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Image Format … What’s the difference between JPEG and RAW? Most point and shoot cameras capture your image as a JPEG (Joint Photographic Experts Group), a very common image format. JPEGs are easy to edit and store since they are compressed. However, when you move into more professional photography, the need for unaltered images is significant. Serious photographers consider any loss of image quality or information completely unacceptable. Most DSLRs still capture photographs in JPEG and RAW formats. JPEG Most photographers have managed JPEGs  before as they’re the most efficient image file format. Because it is a compressed or “lossy” file…

DSLR Features … what kind of technology is built into DSLRs? Image Stabilization The technology of image stabilization is constantly being refined and is being incorporated not only in lenses but in newer DSLR camera bodies as well. If the body has built-in image stabilization or vibration reduction, it usually allows for a couple of extra stops of leeway, so handheld photography is steadier. This allows a slower shutter speed, but you can still produce a sharp image (with less required light!). “In-body” stabilization typically involves the sensor shifting to compensate for movement. Not every manufacturer supplies camera bodies with…

DSLR Advantages… Why choose a DSLR? Economical Although the initial cost may be greater than a traditional film SLR, digital SLRs make up ground by saving on developing fees and consumables such as film. Taking multiple frames is limited only by the size of your memory card and over-shooting has little or no cost impact. The digital camera revolution has allowed photographers to save on materials and has provided the freedom of shooting to their hearts’ content without repercussions. Digital files are initially stored on your memory card, which is re-usable, but you can back up your images on inexpensive…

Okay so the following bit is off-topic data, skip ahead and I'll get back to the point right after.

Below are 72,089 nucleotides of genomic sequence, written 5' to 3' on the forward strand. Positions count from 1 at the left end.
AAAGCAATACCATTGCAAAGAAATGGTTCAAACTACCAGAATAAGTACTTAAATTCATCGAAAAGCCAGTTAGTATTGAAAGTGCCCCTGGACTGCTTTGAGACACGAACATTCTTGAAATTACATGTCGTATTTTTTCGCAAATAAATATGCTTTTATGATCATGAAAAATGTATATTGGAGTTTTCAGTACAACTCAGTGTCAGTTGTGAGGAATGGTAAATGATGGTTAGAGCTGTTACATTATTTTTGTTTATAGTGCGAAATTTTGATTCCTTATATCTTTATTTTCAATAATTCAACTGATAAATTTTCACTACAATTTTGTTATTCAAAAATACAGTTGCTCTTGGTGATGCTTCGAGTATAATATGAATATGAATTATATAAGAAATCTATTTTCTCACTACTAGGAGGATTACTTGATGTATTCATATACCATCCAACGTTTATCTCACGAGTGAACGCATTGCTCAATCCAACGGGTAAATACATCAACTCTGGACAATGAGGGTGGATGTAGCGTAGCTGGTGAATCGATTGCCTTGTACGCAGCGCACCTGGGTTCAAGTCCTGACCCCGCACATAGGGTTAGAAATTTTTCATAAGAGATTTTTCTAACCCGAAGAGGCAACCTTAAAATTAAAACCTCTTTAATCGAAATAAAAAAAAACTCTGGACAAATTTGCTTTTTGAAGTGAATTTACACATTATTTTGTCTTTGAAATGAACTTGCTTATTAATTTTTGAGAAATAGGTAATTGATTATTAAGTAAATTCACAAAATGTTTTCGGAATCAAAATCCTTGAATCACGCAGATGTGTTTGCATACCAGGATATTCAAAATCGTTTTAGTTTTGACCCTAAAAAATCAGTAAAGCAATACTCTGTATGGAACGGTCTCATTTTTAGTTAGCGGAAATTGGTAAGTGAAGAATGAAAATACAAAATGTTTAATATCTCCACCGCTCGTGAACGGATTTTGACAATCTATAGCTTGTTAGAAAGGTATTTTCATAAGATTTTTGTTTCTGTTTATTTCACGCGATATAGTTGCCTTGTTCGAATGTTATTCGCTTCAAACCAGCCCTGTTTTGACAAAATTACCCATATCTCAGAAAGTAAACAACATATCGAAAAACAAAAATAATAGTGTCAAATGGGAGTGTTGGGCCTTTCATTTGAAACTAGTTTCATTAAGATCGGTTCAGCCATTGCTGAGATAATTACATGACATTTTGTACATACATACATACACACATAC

Introduction… What is a DSLR camera? Besides the obvious size comparison, slim compact digital point and shoot cameras and digital SLRs have a myriad of significant differences. A Digital Single Lens Reflex (DSLR) camera, unlike a point and shoot model, uses a mirror behind the lens to direct light toward the viewfinder. This means when you are looking through the viewfinder, you see exactly what the image sensor will capture. Once you press the shutter button, the mirror moves out of the way and allows light to hit the sensor instead of the viewfinder. On the other hand, point and…

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